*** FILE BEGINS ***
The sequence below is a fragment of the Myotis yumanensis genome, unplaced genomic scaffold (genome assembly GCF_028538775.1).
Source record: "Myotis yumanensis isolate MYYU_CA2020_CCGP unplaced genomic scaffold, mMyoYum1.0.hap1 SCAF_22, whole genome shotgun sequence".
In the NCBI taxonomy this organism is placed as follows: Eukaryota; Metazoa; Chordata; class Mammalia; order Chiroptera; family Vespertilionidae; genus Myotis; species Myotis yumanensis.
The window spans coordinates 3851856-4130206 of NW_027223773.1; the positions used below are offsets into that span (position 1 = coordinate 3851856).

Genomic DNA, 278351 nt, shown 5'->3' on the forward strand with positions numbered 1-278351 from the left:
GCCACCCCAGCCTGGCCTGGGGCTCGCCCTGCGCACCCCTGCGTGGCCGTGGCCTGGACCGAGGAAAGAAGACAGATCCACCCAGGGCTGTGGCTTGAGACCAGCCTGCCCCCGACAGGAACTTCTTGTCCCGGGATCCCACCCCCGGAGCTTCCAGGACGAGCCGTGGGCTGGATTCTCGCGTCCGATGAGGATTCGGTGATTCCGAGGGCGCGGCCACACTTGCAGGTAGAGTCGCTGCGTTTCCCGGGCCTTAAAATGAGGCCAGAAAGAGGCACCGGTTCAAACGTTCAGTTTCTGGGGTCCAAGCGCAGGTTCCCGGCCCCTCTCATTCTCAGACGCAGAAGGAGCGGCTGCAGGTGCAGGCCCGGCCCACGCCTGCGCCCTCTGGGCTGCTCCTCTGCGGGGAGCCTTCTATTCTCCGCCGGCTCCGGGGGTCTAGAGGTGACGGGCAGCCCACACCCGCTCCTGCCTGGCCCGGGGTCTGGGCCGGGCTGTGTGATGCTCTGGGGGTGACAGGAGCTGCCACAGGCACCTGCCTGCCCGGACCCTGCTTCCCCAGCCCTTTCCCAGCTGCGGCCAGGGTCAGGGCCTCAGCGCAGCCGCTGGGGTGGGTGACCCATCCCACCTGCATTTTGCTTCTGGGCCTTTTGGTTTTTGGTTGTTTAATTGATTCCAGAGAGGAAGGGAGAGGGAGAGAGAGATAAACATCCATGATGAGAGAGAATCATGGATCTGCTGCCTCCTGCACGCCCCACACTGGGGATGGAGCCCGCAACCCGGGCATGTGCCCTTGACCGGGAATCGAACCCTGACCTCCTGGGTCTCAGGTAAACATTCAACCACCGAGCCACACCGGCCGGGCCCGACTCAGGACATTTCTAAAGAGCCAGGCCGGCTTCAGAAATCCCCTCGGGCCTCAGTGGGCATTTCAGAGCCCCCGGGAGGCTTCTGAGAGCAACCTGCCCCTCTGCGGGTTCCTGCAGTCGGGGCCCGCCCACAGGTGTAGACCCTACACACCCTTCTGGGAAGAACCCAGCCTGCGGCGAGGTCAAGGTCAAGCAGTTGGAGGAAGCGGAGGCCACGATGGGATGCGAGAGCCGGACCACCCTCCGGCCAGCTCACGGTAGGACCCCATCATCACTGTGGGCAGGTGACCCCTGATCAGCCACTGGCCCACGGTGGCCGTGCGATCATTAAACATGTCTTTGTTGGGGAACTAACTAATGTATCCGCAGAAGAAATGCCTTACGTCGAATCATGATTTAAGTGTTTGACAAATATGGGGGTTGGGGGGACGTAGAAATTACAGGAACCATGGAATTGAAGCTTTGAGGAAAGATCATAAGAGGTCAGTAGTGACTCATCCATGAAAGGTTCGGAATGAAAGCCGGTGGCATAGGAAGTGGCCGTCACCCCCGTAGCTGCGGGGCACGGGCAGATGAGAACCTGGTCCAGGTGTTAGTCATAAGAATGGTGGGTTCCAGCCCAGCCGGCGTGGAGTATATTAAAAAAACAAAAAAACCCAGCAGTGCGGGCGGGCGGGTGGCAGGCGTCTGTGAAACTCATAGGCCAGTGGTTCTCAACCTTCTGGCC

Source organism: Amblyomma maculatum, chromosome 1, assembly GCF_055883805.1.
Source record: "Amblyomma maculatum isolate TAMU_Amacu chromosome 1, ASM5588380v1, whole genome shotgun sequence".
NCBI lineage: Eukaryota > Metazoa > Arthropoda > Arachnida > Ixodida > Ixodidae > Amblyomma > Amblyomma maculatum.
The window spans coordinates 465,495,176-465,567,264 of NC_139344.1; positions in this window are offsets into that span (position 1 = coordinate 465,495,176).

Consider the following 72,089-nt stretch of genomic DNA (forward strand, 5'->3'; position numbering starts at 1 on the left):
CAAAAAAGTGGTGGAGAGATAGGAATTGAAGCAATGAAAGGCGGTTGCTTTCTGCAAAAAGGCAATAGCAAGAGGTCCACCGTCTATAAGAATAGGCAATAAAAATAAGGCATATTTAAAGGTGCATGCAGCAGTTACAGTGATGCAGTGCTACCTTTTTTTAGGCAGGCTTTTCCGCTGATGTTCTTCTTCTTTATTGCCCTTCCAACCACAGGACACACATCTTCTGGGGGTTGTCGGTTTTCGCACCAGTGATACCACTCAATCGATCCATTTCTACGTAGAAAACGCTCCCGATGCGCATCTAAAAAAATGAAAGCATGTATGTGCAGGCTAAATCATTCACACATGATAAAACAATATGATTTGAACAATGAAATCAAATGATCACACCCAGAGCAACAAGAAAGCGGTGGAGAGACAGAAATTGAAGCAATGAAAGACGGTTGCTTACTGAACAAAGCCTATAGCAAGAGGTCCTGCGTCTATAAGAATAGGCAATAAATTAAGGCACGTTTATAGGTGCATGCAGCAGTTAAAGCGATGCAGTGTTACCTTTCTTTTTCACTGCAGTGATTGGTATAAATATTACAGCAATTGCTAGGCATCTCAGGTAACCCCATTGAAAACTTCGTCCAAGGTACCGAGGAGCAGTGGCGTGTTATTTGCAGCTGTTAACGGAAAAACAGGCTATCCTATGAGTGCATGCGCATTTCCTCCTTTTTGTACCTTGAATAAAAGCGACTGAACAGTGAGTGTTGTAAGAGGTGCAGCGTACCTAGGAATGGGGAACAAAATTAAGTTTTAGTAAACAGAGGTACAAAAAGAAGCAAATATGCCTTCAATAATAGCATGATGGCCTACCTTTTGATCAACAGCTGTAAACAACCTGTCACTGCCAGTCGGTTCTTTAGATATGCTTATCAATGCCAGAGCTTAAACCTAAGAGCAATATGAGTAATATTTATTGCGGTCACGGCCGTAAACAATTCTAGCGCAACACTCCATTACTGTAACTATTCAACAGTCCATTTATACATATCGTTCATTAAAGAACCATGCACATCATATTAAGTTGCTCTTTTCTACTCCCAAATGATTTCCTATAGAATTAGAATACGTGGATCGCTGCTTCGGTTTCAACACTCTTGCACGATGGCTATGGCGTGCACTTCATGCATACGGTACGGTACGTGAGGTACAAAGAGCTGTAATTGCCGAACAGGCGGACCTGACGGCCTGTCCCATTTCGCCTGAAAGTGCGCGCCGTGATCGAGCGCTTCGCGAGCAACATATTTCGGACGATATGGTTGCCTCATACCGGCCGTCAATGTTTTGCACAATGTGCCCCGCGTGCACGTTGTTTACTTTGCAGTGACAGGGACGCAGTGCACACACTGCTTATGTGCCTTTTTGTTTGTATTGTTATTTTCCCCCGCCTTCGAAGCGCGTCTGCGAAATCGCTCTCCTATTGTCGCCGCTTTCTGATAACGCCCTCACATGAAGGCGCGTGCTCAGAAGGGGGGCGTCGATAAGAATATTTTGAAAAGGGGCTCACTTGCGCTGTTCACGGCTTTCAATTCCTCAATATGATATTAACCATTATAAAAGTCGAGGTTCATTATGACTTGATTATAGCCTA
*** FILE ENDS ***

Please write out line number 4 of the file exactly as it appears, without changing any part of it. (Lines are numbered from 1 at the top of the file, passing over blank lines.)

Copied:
The window spans coordinates 3851856-4130206 of NW_027223773.1; the positions used below are offsets into that span (position 1 = coordinate 3851856).